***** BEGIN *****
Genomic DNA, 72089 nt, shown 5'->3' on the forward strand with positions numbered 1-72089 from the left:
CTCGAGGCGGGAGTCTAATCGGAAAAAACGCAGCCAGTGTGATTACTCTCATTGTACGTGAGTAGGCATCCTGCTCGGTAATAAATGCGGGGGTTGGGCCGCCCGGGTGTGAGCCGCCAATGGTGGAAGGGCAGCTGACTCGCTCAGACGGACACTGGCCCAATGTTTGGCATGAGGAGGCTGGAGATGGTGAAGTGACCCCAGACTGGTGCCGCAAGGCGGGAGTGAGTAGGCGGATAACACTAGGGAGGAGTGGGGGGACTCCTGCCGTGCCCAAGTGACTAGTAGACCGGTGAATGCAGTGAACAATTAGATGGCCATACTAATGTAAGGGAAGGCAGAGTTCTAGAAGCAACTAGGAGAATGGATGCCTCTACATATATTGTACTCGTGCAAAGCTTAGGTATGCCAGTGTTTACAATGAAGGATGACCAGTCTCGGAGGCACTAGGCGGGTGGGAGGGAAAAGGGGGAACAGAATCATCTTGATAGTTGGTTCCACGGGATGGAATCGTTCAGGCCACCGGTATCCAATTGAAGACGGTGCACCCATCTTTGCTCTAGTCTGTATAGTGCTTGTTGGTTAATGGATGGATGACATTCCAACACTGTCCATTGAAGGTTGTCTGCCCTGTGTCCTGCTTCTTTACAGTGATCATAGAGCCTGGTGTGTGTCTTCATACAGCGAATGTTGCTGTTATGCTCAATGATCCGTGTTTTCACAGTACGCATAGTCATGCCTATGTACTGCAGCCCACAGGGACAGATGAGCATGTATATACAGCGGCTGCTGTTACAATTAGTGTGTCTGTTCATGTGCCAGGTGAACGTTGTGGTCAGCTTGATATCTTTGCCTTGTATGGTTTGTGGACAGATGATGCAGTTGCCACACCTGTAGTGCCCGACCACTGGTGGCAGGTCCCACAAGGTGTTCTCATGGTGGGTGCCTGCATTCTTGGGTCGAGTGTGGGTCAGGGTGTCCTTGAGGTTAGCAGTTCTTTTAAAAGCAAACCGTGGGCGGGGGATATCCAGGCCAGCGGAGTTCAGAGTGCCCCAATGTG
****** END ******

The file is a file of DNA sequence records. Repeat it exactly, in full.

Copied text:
Genomic DNA, 72089 nt, shown 5'->3' on the forward strand with positions numbered 1-72089 from the left:
CTCGAGGCGGGAGTCTAATCGGAAAAAACGCAGCCAGTGTGATTACTCTCATTGTACGTGAGTAGGCATCCTGCTCGGTAATAAATGCGGGGGTTGGGCCGCCCGGGTGTGAGCCGCCAATGGTGGAAGGGCAGCTGACTCGCTCAGACGGACACTGGCCCAATGTTTGGCATGAGGAGGCTGGAGATGGTGAAGTGACCCCAGACTGGTGCCGCAAGGCGGGAGTGAGTAGGCGGATAACACTAGGGAGGAGTGGGGGGACTCCTGCCGTGCCCAAGTGACTAGTAGACCGGTGAATGCAGTGAACAATTAGATGGCCATACTAATGTAAGGGAAGGCAGAGTTCTAGAAGCAACTAGGAGAATGGATGCCTCTACATATATTGTACTCGTGCAAAGCTTAGGTATGCCAGTGTTTACAATGAAGGATGACCAGTCTCGGAGGCACTAGGCGGGTGGGAGGGAAAAGGGGGAACAGAATCATCTTGATAGTTGGTTCCACGGGATGGAATCGTTCAGGCCACCGGTATCCAATTGAAGACGGTGCACCCATCTTTGCTCTAGTCTGTATAGTGCTTGTTGGTTAATGGATGGATGACATTCCAACACTGTCCATTGAAGGTTGTCTGCCCTGTGTCCTGCTTCTTTACAGTGATCATAGAGCCTGGTGTGTGTCTTCATACAGCGAATGTTGCTGTTATGCTCAATGATCCGTGTTTTCACAGTACGCATAGTCATGCCTATGTACTGCAGCCCACAGGGACAGATGAGCATGTATATACAGCGGCTGCTGTTACAATTAGTGTGTCTGTTCATGTGCCAGGTGAACGTTGTGGTCAGCTTGATATCTTTGCCTTGTATGGTTTGTGGACAGATGATGCAGTTGCCACACCTGTAGTGCCCGACCACTGGTGGCAGGTCCCACAAGGTGTTCTCATGGTGGGTGCCTGCATTCTTGGGTCGAGTGTGGGTCAGGGTGTCCTTGAGGTTAGCAGTTCTTTTAAAAGCAAACCGTGGGCGGGGGATATCCAGGCCAGCGGAGTTCAGAGTGCCCCAATGTG